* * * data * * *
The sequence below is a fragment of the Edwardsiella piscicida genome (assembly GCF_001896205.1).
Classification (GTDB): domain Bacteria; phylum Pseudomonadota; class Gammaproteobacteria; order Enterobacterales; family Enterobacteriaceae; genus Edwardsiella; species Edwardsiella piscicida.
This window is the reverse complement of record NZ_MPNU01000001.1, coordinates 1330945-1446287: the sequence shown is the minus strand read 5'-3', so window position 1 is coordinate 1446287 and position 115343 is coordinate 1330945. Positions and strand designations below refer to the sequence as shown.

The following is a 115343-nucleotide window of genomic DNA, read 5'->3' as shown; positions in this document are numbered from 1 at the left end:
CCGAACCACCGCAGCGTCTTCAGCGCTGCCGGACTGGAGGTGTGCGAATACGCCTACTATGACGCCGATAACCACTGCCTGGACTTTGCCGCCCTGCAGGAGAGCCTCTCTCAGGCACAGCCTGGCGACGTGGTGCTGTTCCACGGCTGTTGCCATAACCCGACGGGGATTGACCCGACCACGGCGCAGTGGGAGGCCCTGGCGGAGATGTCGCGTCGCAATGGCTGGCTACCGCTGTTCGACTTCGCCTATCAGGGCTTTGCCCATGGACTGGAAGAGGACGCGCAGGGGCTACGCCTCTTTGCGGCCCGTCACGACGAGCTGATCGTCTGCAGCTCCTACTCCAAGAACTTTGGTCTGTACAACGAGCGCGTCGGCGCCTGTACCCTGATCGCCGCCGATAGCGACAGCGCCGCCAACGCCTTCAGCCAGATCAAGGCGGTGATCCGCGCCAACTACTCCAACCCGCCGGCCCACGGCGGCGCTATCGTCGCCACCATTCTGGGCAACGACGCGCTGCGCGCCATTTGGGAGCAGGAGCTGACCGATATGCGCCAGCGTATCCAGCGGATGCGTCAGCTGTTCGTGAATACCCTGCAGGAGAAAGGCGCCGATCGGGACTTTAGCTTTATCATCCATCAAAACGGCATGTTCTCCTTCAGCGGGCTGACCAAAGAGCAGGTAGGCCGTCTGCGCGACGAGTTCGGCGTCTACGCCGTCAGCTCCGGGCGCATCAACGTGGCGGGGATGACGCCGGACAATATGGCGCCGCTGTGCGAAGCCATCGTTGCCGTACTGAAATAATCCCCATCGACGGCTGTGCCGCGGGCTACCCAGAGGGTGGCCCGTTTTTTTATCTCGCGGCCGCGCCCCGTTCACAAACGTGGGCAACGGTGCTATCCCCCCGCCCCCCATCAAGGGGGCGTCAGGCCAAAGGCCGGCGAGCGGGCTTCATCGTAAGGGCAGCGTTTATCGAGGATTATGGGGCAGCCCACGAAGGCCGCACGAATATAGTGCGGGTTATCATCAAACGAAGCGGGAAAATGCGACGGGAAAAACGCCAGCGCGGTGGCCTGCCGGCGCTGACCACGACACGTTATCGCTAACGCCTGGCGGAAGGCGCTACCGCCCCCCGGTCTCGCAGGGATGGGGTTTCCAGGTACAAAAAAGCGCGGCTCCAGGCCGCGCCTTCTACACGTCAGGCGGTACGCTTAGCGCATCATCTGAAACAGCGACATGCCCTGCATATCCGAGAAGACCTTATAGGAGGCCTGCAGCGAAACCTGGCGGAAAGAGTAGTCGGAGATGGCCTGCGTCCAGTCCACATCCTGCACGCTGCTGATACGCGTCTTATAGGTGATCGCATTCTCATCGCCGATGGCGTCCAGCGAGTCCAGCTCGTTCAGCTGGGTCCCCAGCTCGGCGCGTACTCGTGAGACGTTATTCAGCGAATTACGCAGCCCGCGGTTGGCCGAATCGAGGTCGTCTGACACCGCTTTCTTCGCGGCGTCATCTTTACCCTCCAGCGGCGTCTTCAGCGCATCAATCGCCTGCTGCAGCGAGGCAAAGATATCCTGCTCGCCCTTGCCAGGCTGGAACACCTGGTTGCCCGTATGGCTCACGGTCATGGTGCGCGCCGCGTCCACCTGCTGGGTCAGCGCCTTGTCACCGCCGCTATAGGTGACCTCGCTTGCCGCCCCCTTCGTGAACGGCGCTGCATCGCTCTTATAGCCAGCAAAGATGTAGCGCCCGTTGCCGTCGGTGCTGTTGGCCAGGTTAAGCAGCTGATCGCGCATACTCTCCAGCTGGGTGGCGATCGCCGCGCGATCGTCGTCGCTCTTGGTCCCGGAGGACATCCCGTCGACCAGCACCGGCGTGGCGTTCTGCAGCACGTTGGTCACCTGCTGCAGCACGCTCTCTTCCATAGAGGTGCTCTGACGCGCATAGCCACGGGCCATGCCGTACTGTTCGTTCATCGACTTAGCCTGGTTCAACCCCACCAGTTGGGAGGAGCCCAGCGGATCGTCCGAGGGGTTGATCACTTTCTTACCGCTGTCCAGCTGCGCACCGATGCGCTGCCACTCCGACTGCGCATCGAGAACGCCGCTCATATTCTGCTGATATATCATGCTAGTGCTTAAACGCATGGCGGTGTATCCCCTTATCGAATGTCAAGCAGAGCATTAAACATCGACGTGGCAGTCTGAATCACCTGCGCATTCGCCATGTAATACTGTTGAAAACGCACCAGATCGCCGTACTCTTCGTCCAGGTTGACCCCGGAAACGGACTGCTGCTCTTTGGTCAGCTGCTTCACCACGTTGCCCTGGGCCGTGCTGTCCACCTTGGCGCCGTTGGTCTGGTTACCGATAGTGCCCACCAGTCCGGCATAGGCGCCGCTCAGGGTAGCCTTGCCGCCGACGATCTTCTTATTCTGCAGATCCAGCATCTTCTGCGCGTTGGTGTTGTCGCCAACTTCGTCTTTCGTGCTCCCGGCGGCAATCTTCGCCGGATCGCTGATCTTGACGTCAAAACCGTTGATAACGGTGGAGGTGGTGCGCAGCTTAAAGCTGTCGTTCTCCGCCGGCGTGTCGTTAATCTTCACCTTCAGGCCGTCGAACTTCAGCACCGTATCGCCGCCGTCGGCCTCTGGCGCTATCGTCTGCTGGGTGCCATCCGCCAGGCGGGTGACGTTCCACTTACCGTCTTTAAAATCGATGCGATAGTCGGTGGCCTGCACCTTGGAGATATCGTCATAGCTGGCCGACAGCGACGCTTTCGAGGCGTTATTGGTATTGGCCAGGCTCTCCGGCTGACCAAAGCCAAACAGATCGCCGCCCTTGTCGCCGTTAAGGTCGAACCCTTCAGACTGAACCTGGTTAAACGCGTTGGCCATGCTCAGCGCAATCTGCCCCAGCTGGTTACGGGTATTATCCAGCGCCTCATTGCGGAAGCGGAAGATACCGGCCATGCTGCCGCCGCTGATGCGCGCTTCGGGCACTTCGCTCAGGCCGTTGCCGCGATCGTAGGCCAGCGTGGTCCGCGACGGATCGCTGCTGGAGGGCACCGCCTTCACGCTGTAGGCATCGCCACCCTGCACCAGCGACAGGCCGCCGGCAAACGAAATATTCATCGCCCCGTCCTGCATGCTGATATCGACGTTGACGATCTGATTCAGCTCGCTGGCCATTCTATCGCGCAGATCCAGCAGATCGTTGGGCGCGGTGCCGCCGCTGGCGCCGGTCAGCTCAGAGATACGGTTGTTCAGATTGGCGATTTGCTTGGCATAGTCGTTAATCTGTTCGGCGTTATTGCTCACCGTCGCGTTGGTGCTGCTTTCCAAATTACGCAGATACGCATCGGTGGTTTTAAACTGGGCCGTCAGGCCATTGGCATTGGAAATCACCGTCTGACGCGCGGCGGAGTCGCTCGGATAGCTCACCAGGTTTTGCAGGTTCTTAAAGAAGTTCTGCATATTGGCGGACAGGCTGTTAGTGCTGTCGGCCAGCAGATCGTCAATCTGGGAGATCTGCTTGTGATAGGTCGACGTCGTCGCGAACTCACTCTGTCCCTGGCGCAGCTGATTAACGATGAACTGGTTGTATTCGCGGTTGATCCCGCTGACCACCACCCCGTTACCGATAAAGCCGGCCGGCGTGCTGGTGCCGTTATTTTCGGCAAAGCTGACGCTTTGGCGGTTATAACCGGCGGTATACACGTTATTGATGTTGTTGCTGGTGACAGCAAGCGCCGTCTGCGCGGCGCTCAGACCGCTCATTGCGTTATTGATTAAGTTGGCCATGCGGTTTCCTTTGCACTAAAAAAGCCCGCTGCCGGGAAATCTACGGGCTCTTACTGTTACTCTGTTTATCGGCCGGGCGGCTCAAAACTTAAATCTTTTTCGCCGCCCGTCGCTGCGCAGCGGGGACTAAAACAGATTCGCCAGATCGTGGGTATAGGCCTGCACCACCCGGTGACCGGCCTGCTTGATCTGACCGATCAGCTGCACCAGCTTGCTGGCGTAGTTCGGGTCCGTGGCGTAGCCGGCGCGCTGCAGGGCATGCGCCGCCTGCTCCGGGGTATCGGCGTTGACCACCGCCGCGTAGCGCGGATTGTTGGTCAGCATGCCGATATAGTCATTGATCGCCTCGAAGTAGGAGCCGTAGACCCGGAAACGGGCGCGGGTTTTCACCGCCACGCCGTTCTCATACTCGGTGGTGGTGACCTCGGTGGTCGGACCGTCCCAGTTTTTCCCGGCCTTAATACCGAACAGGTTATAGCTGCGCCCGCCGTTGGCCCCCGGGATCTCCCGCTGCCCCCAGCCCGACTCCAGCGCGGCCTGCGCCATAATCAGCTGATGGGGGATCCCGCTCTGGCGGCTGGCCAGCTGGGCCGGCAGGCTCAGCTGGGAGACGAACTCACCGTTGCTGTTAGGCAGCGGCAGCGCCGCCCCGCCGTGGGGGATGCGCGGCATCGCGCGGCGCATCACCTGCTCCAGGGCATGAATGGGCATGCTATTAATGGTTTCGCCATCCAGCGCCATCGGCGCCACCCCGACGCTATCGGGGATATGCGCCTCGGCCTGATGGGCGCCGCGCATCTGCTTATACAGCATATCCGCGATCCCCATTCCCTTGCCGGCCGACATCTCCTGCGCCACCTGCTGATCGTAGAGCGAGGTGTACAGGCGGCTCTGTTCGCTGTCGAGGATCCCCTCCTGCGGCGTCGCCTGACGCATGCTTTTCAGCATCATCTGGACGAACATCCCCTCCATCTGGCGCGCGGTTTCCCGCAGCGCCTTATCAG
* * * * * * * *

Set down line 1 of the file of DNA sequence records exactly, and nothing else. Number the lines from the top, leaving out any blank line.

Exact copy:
The sequence below is a fragment of the Edwardsiella piscicida genome (assembly GCF_001896205.1).